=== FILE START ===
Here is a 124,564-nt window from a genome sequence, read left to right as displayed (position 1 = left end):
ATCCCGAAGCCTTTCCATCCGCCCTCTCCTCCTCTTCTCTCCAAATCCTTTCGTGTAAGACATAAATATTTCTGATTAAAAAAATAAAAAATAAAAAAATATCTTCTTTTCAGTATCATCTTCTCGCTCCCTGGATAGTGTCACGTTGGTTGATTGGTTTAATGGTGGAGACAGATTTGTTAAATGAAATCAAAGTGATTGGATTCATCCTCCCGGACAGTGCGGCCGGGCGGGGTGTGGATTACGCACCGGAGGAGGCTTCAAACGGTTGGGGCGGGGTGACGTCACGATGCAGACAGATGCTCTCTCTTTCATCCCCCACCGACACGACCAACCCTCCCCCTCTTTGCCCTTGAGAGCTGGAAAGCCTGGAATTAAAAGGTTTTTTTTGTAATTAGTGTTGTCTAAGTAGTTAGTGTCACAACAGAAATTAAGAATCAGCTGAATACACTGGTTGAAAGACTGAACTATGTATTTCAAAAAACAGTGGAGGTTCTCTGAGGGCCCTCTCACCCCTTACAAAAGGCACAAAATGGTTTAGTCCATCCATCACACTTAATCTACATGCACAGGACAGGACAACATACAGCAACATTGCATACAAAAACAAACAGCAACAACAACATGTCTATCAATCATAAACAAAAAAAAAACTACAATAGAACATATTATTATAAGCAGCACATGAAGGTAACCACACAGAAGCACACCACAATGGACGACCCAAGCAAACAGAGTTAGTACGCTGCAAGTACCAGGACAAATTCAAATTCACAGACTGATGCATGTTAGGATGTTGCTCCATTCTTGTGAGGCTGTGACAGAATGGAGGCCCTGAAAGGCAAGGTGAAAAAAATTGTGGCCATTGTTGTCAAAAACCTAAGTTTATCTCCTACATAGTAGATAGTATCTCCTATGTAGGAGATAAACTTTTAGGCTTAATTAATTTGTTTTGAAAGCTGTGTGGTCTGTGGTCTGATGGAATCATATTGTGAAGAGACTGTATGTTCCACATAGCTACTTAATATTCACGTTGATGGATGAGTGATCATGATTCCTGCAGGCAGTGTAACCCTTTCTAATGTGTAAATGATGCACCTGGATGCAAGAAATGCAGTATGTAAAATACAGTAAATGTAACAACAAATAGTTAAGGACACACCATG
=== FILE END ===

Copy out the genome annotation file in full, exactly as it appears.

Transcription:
Here is a 124,564-nt window from a genome sequence, read left to right as displayed (position 1 = left end):
ATCCCGAAGCCTTTCCATCCGCCCTCTCCTCCTCTTCTCTCCAAATCCTTTCGTGTAAGACATAAATATTTCTGATTAAAAAAATAAAAAATAAAAAAATATCTTCTTTTCAGTATCATCTTCTCGCTCCCTGGATAGTGTCACGTTGGTTGATTGGTTTAATGGTGGAGACAGATTTGTTAAATGAAATCAAAGTGATTGGATTCATCCTCCCGGACAGTGCGGCCGGGCGGGGTGTGGATTACGCACCGGAGGAGGCTTCAAACGGTTGGGGCGGGGTGACGTCACGATGCAGACAGATGCTCTCTCTTTCATCCCCCACCGACACGACCAACCCTCCCCCTCTTTGCCCTTGAGAGCTGGAAAGCCTGGAATTAAAAGGTTTTTTTTGTAATTAGTGTTGTCTAAGTAGTTAGTGTCACAACAGAAATTAAGAATCAGCTGAATACACTGGTTGAAAGACTGAACTATGTATTTCAAAAAACAGTGGAGGTTCTCTGAGGGCCCTCTCACCCCTTACAAAAGGCACAAAATGGTTTAGTCCATCCATCACACTTAATCTACATGCACAGGACAGGACAACATACAGCAACATTGCATACAAAAACAAACAGCAACAACAACATGTCTATCAATCATAAACAAAAAAAAAACTACAATAGAACATATTATTATAAGCAGCACATGAAGGTAACCACACAGAAGCACACCACAATGGACGACCCAAGCAAACAGAGTTAGTACGCTGCAAGTACCAGGACAAATTCAAATTCACAGACTGATGCATGTTAGGATGTTGCTCCATTCTTGTGAGGCTGTGACAGAATGGAGGCCCTGAAAGGCAAGGTGAAAAAAATTGTGGCCATTGTTGTCAAAAACCTAAGTTTATCTCCTACATAGTAGATAGTATCTCCTATGTAGGAGATAAACTTTTAGGCTTAATTAATTTGTTTTGAAAGCTGTGTGGTCTGTGGTCTGATGGAATCATATTGTGAAGAGACTGTATGTTCCACATAGCTACTTAATATTCACGTTGATGGATGAGTGATCATGATTCCTGCAGGCAGTGTAACCCTTTCTAATGTGTAAATGATGCACCTGGATGCAAGAAATGCAGTATGTAAAATACAGTAAATGTAACAACAAATAGTTAAGGACACACCATG